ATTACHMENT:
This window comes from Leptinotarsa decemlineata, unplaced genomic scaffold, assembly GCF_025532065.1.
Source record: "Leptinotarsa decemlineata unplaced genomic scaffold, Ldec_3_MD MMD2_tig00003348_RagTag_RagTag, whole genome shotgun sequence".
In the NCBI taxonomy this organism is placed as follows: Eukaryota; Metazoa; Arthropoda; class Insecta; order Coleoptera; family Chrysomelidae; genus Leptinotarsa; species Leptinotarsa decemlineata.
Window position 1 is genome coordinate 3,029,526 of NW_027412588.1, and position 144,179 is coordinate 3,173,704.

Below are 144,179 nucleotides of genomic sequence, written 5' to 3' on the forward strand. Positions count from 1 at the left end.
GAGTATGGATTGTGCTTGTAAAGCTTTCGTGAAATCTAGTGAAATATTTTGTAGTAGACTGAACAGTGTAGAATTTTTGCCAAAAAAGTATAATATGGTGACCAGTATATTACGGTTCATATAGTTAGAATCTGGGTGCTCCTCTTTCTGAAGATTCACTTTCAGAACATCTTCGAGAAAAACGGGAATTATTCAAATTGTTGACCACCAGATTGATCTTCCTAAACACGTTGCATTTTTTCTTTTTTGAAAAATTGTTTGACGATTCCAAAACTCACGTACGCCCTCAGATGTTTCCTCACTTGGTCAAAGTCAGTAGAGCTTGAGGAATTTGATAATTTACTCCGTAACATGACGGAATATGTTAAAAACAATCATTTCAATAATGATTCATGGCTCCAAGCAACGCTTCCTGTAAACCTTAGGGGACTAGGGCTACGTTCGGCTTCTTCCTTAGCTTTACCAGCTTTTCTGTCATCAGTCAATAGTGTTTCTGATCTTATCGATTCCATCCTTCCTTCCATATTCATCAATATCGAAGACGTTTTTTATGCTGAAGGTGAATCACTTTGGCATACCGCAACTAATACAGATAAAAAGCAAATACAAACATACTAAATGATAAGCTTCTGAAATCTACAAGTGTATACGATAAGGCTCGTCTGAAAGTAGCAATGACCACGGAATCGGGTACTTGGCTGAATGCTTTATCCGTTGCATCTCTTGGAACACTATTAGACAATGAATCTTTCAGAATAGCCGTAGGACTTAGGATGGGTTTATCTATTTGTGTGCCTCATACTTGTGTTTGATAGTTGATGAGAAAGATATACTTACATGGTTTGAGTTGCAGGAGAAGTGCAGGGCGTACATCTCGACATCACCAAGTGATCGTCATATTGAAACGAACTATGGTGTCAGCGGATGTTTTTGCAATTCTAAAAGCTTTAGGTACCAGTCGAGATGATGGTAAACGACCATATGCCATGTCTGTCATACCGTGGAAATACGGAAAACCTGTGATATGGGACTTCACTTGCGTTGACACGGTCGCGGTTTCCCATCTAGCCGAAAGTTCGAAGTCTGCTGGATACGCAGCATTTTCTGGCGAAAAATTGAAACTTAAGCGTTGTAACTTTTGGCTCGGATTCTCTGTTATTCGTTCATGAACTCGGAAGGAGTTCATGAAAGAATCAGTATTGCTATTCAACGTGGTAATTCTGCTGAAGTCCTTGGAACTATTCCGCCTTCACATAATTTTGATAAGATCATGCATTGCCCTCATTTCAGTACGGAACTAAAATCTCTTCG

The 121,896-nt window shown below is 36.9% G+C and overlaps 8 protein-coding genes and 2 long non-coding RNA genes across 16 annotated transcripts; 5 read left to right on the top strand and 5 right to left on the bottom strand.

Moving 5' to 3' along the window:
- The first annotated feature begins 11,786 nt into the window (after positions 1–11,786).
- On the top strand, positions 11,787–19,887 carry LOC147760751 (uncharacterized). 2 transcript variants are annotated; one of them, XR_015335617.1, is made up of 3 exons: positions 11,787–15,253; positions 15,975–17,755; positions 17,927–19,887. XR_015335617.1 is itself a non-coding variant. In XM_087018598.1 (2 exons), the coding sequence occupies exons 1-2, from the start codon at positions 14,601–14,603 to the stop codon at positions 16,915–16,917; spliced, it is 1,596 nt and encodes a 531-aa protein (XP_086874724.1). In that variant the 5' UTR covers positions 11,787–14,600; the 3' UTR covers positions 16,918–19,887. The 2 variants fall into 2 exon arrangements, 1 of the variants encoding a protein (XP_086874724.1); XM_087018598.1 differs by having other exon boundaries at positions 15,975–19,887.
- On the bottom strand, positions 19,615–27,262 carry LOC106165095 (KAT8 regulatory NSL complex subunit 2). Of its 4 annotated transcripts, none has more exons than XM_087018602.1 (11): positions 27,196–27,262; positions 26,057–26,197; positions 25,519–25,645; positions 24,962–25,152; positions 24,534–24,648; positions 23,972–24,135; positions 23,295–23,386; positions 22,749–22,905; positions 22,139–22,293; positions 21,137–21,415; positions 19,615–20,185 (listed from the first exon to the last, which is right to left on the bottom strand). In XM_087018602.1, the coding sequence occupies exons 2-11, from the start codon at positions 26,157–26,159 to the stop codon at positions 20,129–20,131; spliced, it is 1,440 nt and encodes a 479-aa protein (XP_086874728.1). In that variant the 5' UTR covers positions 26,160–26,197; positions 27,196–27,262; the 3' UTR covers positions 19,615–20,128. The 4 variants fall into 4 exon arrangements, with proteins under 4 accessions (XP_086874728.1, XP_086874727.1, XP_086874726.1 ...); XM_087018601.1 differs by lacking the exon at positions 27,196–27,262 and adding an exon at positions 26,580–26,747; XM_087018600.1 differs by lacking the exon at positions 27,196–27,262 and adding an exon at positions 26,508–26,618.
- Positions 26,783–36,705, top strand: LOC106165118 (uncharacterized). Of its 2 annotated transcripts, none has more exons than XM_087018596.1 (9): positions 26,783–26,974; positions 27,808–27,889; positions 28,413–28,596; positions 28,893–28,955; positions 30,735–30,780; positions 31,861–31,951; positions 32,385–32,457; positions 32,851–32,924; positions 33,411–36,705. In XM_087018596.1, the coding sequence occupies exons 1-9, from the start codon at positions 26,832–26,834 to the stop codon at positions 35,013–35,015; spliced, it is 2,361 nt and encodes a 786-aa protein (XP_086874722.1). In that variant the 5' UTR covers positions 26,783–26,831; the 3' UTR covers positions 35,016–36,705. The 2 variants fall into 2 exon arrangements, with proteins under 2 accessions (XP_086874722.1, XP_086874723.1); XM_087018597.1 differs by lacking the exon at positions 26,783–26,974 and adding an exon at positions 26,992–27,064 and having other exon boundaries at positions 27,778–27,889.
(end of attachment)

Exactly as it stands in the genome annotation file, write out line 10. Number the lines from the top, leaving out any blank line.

- On the top strand, positions 11,787–19,887 carry LOC147760751 (uncharacterized). 2 transcript variants are annotated; one of them, XR_015335617.1, is made up of 3 exons: positions 11,787–15,253; positions 15,975–17,755; positions 17,927–19,887. XR_015335617.1 is itself a non-coding variant. In XM_087018598.1 (2 exons), the coding sequence occupies exons 1-2, from the start codon at positions 14,601–14,603 to the stop codon at positions 16,915–16,917; spliced, it is 1,596 nt and encodes a 531-aa protein (XP_086874724.1). In that variant the 5' UTR covers positions 11,787–14,600; the 3' UTR covers positions 16,918–19,887. The 2 variants fall into 2 exon arrangements, 1 of the variants encoding a protein (XP_086874724.1); XM_087018598.1 differs by having other exon boundaries at positions 15,975–19,887.